9. Lynyrd Skynyrd, Rock Band, 1977.
Luckily, not the entire band died in the plane crash in 1977, though the main part of the band did perish in the crash of the Convair CV-240. Killed in the crash were Ronnie Van Zant and Steve Gaines, along with Steve’s sister, back-up singer Cassie Gaines and crew members of the airplane. Assistant road manager Dean Kilpatrick was also killed. Some members of the band and crew survived the crash, and in 1987 the band was reconstituted by Johnnie Van Zant, the brother of deceased band leader Ronnie.
10. John F. Kennedy, Jr., Presidential Son.
The Kennedy family certainly seems to be somewhat star-crossed, with tragedy never far behind. Not only were President John F. Kennedy and his brother, Senator Robert F. Kennedy the victims of assassination, their older brother Joe Kennedy was killed while serving dangerous duty in World War II. Their sister suffered a botched lobotomy operation and little brother Senator Edward Kennedy was the driver in a notorious motor vehicle accident in which a young woman died. JFK, Jr., known in the press (though never by his family) as “John-John,” was piloting a private plane, a Piper Saratoga, with his wife and sister-in-law as passengers in 1999, leaving from New Jersey and heading to Massachusetts for a wedding. The plane went down over the Atlantic Ocean and was later recovered along with the bodies of the 3 victims by US Navy divers. Junior was only 38 years old when he died. John Junior had been the only child ever born to a President elect of the United States and had worked as a journalist, lawyer and publisher. His image is immortalized in a photograph of him saluting the casket of his murdered father.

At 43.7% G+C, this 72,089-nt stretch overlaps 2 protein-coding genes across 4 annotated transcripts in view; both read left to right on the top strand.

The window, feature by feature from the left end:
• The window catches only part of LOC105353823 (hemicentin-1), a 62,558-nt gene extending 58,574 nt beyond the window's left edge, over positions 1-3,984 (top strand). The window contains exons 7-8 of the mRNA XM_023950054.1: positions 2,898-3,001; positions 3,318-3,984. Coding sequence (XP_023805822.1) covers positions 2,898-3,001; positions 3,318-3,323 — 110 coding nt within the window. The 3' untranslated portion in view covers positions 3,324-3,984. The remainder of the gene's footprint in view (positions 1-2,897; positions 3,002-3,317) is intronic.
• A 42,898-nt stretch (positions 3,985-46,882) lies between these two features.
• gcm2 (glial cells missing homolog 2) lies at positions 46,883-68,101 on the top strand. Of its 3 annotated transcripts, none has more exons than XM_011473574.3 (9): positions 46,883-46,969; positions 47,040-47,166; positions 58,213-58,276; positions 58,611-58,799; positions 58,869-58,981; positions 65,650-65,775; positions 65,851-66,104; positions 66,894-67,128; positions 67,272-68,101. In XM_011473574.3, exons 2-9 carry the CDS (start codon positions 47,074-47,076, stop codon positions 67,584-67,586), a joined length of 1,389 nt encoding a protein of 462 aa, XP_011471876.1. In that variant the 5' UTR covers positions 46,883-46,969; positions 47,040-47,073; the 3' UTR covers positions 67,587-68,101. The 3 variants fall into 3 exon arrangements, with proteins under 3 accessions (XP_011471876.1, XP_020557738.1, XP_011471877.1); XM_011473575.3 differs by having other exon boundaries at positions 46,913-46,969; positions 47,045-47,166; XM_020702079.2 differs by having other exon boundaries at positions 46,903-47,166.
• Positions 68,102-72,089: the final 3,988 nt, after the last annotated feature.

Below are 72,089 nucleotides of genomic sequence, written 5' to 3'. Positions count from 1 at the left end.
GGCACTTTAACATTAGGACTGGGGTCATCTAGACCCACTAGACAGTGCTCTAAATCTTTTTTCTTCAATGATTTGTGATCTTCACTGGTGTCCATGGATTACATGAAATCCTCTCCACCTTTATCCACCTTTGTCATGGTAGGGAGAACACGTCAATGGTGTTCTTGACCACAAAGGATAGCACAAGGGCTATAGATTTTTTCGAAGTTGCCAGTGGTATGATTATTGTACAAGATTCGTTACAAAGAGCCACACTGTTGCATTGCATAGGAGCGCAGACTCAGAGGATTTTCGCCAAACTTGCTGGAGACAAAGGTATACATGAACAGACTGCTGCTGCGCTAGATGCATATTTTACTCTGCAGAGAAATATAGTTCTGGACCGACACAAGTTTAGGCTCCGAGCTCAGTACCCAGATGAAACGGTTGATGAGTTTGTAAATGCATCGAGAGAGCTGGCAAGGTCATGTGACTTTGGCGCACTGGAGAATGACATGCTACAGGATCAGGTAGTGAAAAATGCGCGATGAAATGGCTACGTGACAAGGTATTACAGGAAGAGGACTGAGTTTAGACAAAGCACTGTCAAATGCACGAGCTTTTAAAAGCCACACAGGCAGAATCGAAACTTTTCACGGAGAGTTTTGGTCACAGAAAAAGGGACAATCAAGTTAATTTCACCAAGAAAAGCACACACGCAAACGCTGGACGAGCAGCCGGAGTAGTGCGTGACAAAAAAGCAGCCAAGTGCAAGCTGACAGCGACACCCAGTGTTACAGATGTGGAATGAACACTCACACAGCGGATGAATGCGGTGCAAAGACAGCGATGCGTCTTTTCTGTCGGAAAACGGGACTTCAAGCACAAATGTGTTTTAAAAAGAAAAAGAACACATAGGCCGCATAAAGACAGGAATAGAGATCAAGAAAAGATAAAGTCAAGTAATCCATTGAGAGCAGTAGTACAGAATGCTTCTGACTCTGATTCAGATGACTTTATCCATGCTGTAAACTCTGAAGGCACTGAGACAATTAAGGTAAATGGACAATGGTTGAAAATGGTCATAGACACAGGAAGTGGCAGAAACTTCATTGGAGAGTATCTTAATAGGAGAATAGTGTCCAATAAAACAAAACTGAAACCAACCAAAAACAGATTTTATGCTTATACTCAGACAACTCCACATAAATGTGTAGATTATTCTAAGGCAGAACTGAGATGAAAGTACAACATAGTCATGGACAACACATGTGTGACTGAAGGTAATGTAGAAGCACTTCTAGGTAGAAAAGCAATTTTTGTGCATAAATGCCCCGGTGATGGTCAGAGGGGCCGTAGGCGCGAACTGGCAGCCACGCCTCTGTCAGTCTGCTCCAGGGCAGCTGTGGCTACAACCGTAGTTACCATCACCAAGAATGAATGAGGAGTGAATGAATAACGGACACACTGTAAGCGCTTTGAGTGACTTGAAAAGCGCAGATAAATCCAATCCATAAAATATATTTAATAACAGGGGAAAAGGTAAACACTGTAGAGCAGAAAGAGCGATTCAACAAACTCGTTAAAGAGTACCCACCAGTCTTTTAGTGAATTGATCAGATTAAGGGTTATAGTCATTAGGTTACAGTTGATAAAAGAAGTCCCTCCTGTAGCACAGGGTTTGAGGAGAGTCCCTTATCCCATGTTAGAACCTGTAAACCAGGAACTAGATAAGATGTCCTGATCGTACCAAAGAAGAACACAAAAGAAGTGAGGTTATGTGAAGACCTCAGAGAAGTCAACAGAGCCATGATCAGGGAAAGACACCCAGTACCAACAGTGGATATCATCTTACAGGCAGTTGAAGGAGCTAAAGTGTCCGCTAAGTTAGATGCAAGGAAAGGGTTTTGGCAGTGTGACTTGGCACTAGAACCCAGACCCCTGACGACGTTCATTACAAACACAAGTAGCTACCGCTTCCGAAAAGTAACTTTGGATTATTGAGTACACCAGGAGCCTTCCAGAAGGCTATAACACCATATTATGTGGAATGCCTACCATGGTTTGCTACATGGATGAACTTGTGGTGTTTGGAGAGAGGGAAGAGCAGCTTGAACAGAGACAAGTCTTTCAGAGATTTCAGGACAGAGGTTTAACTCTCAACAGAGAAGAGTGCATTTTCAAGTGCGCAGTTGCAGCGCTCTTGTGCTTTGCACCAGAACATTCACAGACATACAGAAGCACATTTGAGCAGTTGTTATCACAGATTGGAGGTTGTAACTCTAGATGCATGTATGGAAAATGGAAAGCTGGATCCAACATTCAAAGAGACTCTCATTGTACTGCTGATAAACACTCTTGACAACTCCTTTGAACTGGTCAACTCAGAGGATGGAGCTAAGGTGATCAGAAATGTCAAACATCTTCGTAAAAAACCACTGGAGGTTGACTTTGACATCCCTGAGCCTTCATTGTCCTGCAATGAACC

Question for students (and subscribers): What aircraft crash victim do you miss the most? Please let us know in the comments section below this article.
Your readership is much appreciated!
For more information, please see…
Negroni, Christine. The Crash Detectives: Investigating the World’s Most Mysterious Air Disasters. Penguin Books, 2016.
Odom, Gene, and Frank Dorman. Lynyrd Skynyrd: Remembering the Free Birds of Southern Rock. Three Rivers Press, 2003.
The featured image in this article, a photograph of French aviation pioneer Eugène Lefebvre in his airplane, at the Grande Semaine d’Aviation at Reims, is available from the United States Library of Congress‘s Prints and Photographs division under the digital ID cph.3a48934. This work is from the George Grantham Bain collection at the Library of Congress. According to the library, there are no known copyright restrictions on the use of this work.